Gas prices: what is the impact of Biden canceling Alaska oil and gas lease sale?

US gasoline prices hit a new record on Thursday — the same day that the Biden government canceled three oil and gas lease sales

Republican lawmakers point to rising fuel costs as a reason for selling more leases to drill on federal land, with some criticizing President Biden’s decision as damaging America’s energy independence. Alaska Governor Mike Dunleavy tweeted that the decision “proved their lack of commitment to developing oil and gas in the US”

Gas prices are rising as a result of a confluence of several trends, including an economic recovery that boosted the demand for energy like Russian war in Ukraine† Against that background, it’s no wonder that many legislators, consumers and businesses want the US energy sector to ramp up production. But even if the three lease sales had gone through, it would have taken years for production to hit the market, experts say.

In other words, the impact on gas prices today “means literally nothing,” said Patrick De Haan, GasBuddy’s chief of petroleum analysis. Here’s what you need to know about the canceled lease sales and their impact on gas prices.

Why did the Biden administration cancel the sale?

The government said it was not making any progress on leasing three potential drilling areas: Cook Inlet in Alaska and two areas in the Gulf of Mexico.

The reason for Cook Inlet’s withdrawal is a “lack of industry interest in leasing in the area,” a statement from the Home Office said. The Biden administration canceled the Gulf of Mexico sale due to “conflicting court decisions affecting work on these proposed lease sales”.

How much oil or gas could the regions have produced?

According to an assessment of the proposed lease sale in 2016, Cook Inlet would likely have produced more than 200 million barrels of oil. That assumes the price per barrel is around $100, roughly its current level. A drop in oil prices would likely result in lower production, while a higher price per barrel would encourage higher product output, the report said.

The canceled lease sale in the Gulf of Mexico is part of a broader geographic lease sale and the assessment includes the broader impact of the development in the region. Total production, assuming a price of $100 a barrel, would exceed 5 billion barrels of oil across multiple leases, including several areas outside of the two leases that were canceled.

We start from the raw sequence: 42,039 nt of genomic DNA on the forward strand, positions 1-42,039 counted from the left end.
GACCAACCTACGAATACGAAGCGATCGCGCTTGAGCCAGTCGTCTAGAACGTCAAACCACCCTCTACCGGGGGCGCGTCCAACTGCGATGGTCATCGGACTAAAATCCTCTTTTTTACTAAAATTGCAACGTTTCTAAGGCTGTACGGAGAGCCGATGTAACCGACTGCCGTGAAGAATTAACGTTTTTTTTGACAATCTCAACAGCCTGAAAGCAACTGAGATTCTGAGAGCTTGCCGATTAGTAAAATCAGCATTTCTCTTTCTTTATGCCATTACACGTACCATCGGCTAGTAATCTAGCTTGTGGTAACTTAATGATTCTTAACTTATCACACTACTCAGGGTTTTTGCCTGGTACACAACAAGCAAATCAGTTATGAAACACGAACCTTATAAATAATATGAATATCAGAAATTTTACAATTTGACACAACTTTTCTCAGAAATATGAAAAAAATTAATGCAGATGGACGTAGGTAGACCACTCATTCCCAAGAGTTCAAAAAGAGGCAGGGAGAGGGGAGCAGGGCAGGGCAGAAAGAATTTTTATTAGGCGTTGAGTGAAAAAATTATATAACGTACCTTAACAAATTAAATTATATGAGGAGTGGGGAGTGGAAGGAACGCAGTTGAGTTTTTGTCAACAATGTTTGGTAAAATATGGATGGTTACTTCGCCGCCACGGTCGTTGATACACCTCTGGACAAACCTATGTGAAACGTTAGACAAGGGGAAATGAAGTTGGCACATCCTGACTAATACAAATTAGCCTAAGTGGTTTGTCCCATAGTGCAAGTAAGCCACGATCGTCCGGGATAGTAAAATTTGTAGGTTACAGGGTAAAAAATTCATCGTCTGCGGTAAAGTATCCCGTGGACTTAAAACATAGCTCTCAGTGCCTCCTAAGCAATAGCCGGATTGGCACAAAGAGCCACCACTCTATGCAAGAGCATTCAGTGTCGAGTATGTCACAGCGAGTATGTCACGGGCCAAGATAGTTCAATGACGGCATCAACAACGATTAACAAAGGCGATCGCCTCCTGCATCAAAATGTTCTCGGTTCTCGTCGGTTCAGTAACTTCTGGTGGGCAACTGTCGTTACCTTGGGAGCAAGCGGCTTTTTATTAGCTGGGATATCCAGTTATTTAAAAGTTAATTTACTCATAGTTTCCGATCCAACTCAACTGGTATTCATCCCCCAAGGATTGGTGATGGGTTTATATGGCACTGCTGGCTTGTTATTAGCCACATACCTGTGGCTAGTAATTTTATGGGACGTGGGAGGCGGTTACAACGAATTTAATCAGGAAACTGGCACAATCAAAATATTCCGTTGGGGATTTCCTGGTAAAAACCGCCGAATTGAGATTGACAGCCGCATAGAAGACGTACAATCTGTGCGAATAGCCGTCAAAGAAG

How will that affect gas prices?

In the short term, the lease cancellations will not have a material impact on gas prices, as experts say it could take years for new federal land leases to begin delivering oil and gas.

Drew Caputo, vice president of litigation for land, wildlife and oceans at environmental organization Earthjustice, told CBS News that more than a decade would pass before those leases would have affected gas prices.

In other words, even if lease sales had moved forward, “it still doesn’t do anything to lower prices today,” De Haan said on Twitter. “The optics, that’s what’s not great, but still not really a big deal.”

However, the problem could arise in the longer term, according to the energy industry.

The canceled lease sale signals headwinds for the domestic energy industry and could deter investors from pouring their money into the sector, Frank Macchiarola, senior vice president of industrial trade group American Petroleum Institute, told CBS MoneyWatch.

“If you see the series of [Biden Administration] policies will not cause gas prices to rise too much in the short term, but all of them together create an environment where investors say, ‘I’m not going to invest in this industry because of the headwind’. he said. “Over the medium and long term, that has a horribly detrimental effect on price volatility.”

What will happen to US oil production?

The US is, in fact, producing more oil and gas, with the US Energy Information Administration (EIA) forecasting that crude oil production in the country is likely to reach an average of 11.9 barrels per day by 2022, an increase of 700,000 barrels from the previous year. the previous year. US oil production is expected to hit a record 12.8 barrels of oil per day by 2023, it said earlier this month.

The problem is that crude oil production fell in 2020 and 2021 due to the pandemic. With the economy picking up again, people returning to work and hitting the road, demand is outpacing supply.

For example, in 2021, the country’s total petroleum production — including crude oil, natural gas and other products — was 16.6 million barrels per day, according to the EIA. But consumption averaged nearly 20 million barrels per day that year, with the US turning to imports to fill the gap.

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